Saturday, January 25, 2020

Stories of Lord Ganesha

As an extra credit reading experiment this week, I read this PDF booklet online, Stories of Lord Ganesha, and from the 17 stories, I looked for the ones that I thought could be told in just 100 words each, as part of my ongoing 100-word experiment!
Update: I finished retelling all the stories in the booklet, and here are all three of my "tiny Ganesha" posts.

1. Ganesha is Born
To keep watch while she bathed, the goddess Parvati created a boy, Ganesha, from sandalwood-balm. "Stand guard here," she told Ganesha. "Admit no one."
Her husband, Shiva, arrived, demanding to see his wife.
"No," said the boy, obeying his mother's orders. "She's bathing."
Enraged, Shiva cut off the boy's head.
"What have you done?" shrieked Parvati. "That was my son!"
Shiva sent his servants to bring back the head of the first creature they encountered, which was an elephant. So they brought back the elephant's head, which Shiva placed on Ganesha's body.
That is why Ganesha has an elephant's head.

Notes: In the original story, Ganesha supposedly gets his name from the ganas, who are the servants of Shiva, so Ganesha is "Lord of the Ganas." That play on words is hard in English, so I just had Parvati call him Ganesha from the start.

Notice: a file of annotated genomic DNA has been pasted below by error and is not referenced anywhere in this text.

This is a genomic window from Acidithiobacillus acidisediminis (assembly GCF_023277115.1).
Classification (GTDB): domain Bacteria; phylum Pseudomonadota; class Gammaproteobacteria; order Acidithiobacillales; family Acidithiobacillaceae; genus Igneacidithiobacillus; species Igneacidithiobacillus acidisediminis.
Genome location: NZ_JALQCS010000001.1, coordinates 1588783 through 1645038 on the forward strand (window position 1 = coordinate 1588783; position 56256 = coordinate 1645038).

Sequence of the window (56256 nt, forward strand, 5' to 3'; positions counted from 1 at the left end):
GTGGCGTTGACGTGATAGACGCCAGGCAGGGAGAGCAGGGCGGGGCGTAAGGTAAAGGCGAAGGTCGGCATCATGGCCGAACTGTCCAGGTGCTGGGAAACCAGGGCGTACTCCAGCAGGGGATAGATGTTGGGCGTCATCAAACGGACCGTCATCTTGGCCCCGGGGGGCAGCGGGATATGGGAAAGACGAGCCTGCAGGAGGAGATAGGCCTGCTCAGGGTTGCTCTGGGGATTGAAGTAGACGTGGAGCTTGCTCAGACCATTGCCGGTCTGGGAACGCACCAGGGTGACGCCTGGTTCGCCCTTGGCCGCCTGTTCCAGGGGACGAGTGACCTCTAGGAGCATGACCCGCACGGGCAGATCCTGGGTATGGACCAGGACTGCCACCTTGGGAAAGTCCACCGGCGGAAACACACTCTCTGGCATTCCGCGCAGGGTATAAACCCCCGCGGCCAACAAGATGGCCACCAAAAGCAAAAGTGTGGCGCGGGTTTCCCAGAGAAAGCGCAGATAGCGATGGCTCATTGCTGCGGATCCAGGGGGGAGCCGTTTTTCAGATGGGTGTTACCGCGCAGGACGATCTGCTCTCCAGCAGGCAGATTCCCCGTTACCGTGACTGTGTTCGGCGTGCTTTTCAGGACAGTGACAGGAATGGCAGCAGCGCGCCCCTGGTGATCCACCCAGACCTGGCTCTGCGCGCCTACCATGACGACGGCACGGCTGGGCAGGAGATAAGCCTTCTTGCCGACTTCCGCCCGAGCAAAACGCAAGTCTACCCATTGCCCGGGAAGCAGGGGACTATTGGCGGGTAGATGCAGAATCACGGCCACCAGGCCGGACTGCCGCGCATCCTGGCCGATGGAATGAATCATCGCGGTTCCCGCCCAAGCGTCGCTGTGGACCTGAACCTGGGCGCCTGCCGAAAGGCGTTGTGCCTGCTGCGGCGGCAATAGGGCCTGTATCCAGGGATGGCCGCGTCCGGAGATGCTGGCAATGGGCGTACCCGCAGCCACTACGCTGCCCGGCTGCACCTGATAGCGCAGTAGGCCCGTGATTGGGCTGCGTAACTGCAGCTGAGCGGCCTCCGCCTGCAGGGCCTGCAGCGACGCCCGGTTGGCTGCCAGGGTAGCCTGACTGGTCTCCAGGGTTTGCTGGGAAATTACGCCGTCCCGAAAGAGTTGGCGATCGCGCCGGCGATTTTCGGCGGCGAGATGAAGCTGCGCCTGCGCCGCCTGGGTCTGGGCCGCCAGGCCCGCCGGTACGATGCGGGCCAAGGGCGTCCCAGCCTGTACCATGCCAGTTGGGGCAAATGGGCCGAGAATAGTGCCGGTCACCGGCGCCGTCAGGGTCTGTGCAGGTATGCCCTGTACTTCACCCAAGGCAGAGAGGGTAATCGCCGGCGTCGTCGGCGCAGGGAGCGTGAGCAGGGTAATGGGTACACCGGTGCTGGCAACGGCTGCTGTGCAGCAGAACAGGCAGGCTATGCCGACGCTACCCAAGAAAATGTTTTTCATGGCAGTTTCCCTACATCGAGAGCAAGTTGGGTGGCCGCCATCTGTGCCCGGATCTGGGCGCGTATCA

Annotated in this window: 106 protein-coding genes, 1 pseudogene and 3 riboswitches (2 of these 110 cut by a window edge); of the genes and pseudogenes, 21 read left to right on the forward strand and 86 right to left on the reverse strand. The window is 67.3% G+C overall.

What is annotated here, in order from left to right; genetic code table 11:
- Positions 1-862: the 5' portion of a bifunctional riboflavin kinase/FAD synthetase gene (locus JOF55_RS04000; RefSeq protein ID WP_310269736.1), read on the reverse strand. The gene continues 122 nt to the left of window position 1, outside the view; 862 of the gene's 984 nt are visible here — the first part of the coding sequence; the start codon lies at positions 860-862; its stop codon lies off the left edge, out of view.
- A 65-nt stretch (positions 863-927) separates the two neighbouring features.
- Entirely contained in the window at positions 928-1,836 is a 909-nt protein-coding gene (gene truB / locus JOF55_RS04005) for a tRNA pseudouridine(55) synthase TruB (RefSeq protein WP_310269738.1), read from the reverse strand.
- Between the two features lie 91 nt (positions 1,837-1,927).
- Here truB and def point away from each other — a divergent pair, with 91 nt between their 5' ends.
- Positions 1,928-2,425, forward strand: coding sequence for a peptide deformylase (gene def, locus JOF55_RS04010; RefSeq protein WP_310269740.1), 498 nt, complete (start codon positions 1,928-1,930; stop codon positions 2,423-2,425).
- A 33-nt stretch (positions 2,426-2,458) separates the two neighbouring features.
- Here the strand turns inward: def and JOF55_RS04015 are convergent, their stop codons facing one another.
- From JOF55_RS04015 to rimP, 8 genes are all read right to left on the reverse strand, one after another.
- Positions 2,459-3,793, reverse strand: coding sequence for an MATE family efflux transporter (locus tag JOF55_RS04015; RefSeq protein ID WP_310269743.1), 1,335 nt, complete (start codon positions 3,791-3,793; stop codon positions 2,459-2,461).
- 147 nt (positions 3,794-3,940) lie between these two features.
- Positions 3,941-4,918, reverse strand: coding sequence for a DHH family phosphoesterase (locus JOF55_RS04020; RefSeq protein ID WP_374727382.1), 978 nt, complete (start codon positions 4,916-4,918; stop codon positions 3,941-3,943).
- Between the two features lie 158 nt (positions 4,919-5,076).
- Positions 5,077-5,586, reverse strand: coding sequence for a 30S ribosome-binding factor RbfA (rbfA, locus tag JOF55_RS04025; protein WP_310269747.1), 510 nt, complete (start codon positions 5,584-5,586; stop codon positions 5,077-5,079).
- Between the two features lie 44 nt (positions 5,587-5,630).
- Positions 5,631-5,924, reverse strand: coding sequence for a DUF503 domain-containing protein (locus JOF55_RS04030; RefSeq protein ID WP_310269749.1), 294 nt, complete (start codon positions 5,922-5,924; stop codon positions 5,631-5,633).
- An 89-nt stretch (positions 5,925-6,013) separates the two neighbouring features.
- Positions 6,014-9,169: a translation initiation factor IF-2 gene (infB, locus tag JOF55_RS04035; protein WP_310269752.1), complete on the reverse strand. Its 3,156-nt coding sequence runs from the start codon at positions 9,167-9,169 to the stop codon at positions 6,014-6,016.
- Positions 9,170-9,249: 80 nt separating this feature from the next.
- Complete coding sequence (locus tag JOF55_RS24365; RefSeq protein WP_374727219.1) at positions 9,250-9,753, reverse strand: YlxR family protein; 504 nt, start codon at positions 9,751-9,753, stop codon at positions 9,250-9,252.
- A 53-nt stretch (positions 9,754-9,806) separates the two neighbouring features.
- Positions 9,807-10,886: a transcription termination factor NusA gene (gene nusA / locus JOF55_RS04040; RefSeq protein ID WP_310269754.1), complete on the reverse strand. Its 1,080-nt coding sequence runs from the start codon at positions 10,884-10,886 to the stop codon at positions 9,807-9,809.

2. Eleven Days of Holiday

Parvati and Shiva lived on Mount Kailash, high in the Himalayas. Sometimes, though, Parvati visited the earth below, staying with Bhudevi, the Earth-Goddess.
One time when Parvati was visiting Bhudevi, Shiva grew especially lonely, so he sent Ganesha to go bring her back. "Tell your mother I miss her," he said to Ganesha.
The goddesses gladly welcomed Ganesha, and he spent eleven happy days with them. Then he remembered his mission. "Please come home," he said. "Shiva is lonely."
Parvati agreed and returned to Mount Kailash.
Ganesha's visit to earth is remembered with eleven days of celebration during Ganesha Chaturthi.

Notes: You can read about the holiday of Ganesha Chaturthi at Wikipedia. Here is a photo of the celebrations by Thejas Panarkandy at Flickr:

3. The Race around the World